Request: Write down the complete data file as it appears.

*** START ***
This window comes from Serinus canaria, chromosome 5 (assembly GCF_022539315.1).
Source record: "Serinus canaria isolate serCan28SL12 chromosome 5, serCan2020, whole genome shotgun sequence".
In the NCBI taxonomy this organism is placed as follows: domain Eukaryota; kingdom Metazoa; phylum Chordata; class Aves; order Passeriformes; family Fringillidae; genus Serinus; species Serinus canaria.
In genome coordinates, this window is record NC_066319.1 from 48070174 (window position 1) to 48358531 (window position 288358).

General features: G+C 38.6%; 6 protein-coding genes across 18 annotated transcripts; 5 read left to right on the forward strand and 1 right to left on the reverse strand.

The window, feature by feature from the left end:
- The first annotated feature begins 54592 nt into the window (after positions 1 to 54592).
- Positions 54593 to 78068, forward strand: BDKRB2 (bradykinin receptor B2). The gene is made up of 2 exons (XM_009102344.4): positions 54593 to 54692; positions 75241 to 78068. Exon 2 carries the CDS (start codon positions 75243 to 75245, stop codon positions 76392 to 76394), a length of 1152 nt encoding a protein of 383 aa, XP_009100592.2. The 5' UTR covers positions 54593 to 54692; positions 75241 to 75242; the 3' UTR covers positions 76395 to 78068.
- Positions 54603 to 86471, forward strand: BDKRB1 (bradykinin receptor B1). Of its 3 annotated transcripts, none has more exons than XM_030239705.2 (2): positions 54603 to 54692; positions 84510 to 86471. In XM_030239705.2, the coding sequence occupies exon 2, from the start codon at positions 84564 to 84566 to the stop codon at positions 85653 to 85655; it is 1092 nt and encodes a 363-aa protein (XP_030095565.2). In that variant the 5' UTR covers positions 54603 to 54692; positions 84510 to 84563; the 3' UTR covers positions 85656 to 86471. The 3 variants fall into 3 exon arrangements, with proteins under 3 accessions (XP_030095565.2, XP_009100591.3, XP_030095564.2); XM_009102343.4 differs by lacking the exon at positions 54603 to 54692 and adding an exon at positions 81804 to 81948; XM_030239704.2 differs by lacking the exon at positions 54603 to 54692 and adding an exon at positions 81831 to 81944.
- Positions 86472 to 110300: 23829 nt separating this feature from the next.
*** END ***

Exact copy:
This window comes from Serinus canaria, chromosome 5 (assembly GCF_022539315.1).
Source record: "Serinus canaria isolate serCan28SL12 chromosome 5, serCan2020, whole genome shotgun sequence".
In the NCBI taxonomy this organism is placed as follows: domain Eukaryota; kingdom Metazoa; phylum Chordata; class Aves; order Passeriformes; family Fringillidae; genus Serinus; species Serinus canaria.
In genome coordinates, this window is record NC_066319.1 from 48070174 (window position 1) to 48358531 (window position 288358).

General features: G+C 38.6%; 6 protein-coding genes across 18 annotated transcripts; 5 read left to right on the forward strand and 1 right to left on the reverse strand.

The window, feature by feature from the left end:
- The first annotated feature begins 54592 nt into the window (after positions 1 to 54592).
- Positions 54593 to 78068, forward strand: BDKRB2 (bradykinin receptor B2). The gene is made up of 2 exons (XM_009102344.4): positions 54593 to 54692; positions 75241 to 78068. Exon 2 carries the CDS (start codon positions 75243 to 75245, stop codon positions 76392 to 76394), a length of 1152 nt encoding a protein of 383 aa, XP_009100592.2. The 5' UTR covers positions 54593 to 54692; positions 75241 to 75242; the 3' UTR covers positions 76395 to 78068.
- Positions 54603 to 86471, forward strand: BDKRB1 (bradykinin receptor B1). Of its 3 annotated transcripts, none has more exons than XM_030239705.2 (2): positions 54603 to 54692; positions 84510 to 86471. In XM_030239705.2, the coding sequence occupies exon 2, from the start codon at positions 84564 to 84566 to the stop codon at positions 85653 to 85655; it is 1092 nt and encodes a 363-aa protein (XP_030095565.2). In that variant the 5' UTR covers positions 54603 to 54692; positions 84510 to 84563; the 3' UTR covers positions 85656 to 86471. The 3 variants fall into 3 exon arrangements, with proteins under 3 accessions (XP_030095565.2, XP_009100591.3, XP_030095564.2); XM_009102343.4 differs by lacking the exon at positions 54603 to 54692 and adding an exon at positions 81804 to 81948; XM_030239704.2 differs by lacking the exon at positions 54603 to 54692 and adding an exon at positions 81831 to 81944.
- Positions 86472 to 110300: 23829 nt separating this feature from the next.